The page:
In the end, high quality screens will have more social impact than faster CPU cycles, improved bandwidth or cheaper storage. Think Retina Displays and beyond.
“Reasonably big monitors have finally become the most common class of desktop computer screen, dethroning the 1024×768 resolution that was long the target for web design.”
(Jakob Nielsen ~ Alertbox)
The silver bullet is not as silver as you think it is.
“Reading blogs out there, you will notice that every attempt to fix a responsive design process is still very experimental: there are as many offered ways as there are blog articles about it! Progress is being made, but nothing is really set in stone at the moment. Knowing that, the most important thing right now is to make sure you ask the right questions at the start of each project, make the right choices, and jump into experimentation yourself with a maximum amount of pragmatism. If you find a good idea to make all of these challenges smoother, please write about it and share your discoveries on the web!”
(Rudy Rigot ~ Dev.Opera) ~ courtesy of luctiemessen
Again a broken 20th century institution to refocus on experience: the PX
“In my view, UX designers can do more. Learn about the problematic healthcare cultural characteristics that dominate and that need to change. Alter how you do design research. Don’t limit yourself to incremental innovation and work that is narrowly focused on UIs. Question the advisability of doing projects that, in essence, only amount to putting lipstick on the very large healthcare pig. Escape your comfort zones in order to have the kind of impact on the world that you desire.”
(Richard Anderson a.k.a. @riander)
Are we all in a state of (design) confusion?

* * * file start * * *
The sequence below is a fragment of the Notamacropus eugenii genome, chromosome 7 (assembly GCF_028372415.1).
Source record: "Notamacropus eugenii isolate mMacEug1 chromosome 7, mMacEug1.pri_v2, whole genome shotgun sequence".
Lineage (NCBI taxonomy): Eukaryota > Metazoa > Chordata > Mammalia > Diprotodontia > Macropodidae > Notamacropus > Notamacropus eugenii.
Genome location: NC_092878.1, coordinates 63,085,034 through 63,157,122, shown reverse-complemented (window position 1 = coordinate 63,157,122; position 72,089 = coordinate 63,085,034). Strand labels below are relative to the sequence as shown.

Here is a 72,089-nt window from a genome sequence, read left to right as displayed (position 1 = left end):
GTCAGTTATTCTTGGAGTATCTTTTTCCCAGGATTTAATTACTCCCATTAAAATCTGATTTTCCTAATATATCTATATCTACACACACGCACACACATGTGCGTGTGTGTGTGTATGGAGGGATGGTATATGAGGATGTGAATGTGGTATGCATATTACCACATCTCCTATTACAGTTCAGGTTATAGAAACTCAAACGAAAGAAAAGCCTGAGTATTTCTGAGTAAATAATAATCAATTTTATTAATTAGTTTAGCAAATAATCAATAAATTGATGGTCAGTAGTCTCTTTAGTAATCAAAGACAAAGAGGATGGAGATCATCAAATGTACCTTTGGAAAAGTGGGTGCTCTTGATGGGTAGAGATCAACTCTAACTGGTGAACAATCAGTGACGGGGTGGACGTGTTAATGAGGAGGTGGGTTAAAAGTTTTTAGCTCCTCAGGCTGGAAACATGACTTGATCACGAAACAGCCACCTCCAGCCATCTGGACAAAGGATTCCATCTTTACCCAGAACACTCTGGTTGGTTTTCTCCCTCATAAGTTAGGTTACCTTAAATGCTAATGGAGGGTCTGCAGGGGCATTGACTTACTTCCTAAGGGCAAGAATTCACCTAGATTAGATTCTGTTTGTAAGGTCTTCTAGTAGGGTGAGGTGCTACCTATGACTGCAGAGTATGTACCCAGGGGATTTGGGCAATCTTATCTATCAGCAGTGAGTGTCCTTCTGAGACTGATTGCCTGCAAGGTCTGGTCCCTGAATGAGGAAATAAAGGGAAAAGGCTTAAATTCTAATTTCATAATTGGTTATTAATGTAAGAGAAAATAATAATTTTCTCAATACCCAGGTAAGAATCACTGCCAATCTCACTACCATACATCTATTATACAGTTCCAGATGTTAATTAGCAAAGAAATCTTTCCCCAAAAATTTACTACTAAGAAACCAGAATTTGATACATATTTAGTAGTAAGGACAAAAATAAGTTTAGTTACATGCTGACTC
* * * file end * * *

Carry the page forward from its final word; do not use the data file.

“It’s a thrilling but overwhelming moment in the history of technology, and most of us are running hard just to keep up. I strongly believe this is a time to be generous… to share ideas, offer critique, and do everything we can to help one another develop the techniques and philosophies necessary to push our digital efforts forward.”
(Anthony Wing Kosner ~ Forbes) courtesy of birgitgeiberger
One of my rare original blogposts.
Disclosure: I work at Informaat (The Netherlands) ~ “In this post, I would like to talk about what has been on my mind for the last year or two: the relationship between user experience and customer experience and how user experience designers can extend their influence in businesses.”
(Peter Bogaards a.k.a. @BogieZero ~ βiRDS on a W!RE)
And what happens when love goes stale?
“Service design is about creating living entities that evolve and change over time. This is fundamentally different from other forms of design, which generally aim for permanency.”
(Olof Schybergson a.k.a. @olof_s ~ Fast Co.Design)
The DTDT thing disguised as an opinion.
“The complex interplay between UX and content strategy allows for many different scenarios, but one thing is clear to us: Most of the time, content strategy efforts should not fall under UX. UX professionals are expert in creating intuitive, clear paths within websites for visitors to consume all your audience-targeted content. Content strategists are expert at creating content that meets audience needs.”
(Linda Leung ~ Tendo Communications)
War might not be the proper analogy.
“When companies don’t care about user experience, it is clearly reflected in the products they create. Although everyone can agree that software should be intuitive, user-friendly, and aesthetically pleasing, many managers aren’t willing to invest the time and resources it takes to build something compelling. A large part of our job as UX advocates, then, is explaining design’s impact on the company as a whole. Determining which battles to win and which battles to lose – even intentionally – can help you win the UX war.”
(Girish Gangadharan a.k.a. @appoosa ~ UX Booth)